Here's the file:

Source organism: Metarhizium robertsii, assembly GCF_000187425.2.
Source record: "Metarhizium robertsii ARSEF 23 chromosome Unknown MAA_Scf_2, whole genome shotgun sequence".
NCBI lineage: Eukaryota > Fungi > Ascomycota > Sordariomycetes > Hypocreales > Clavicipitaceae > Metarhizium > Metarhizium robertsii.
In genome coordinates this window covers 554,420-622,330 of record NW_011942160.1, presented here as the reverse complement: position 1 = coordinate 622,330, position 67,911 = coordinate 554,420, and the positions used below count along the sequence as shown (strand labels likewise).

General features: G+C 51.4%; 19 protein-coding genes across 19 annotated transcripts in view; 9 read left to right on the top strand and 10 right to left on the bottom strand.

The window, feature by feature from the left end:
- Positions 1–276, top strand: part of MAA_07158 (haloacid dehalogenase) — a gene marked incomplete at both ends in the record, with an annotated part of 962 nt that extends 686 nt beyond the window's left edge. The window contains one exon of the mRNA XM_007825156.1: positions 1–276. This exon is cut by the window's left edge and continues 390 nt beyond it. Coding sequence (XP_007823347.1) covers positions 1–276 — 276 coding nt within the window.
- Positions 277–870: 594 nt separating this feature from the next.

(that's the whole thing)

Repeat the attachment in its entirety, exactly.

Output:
Source organism: Metarhizium robertsii, assembly GCF_000187425.2.
Source record: "Metarhizium robertsii ARSEF 23 chromosome Unknown MAA_Scf_2, whole genome shotgun sequence".
NCBI lineage: Eukaryota > Fungi > Ascomycota > Sordariomycetes > Hypocreales > Clavicipitaceae > Metarhizium > Metarhizium robertsii.
In genome coordinates this window covers 554,420-622,330 of record NW_011942160.1, presented here as the reverse complement: position 1 = coordinate 622,330, position 67,911 = coordinate 554,420, and the positions used below count along the sequence as shown (strand labels likewise).

General features: G+C 51.4%; 19 protein-coding genes across 19 annotated transcripts in view; 9 read left to right on the top strand and 10 right to left on the bottom strand.

The window, feature by feature from the left end:
- Positions 1–276, top strand: part of MAA_07158 (haloacid dehalogenase) — a gene marked incomplete at both ends in the record, with an annotated part of 962 nt that extends 686 nt beyond the window's left edge. The window contains one exon of the mRNA XM_007825156.1: positions 1–276. This exon is cut by the window's left edge and continues 390 nt beyond it. Coding sequence (XP_007823347.1) covers positions 1–276 — 276 coding nt within the window.
- Positions 277–870: 594 nt separating this feature from the next.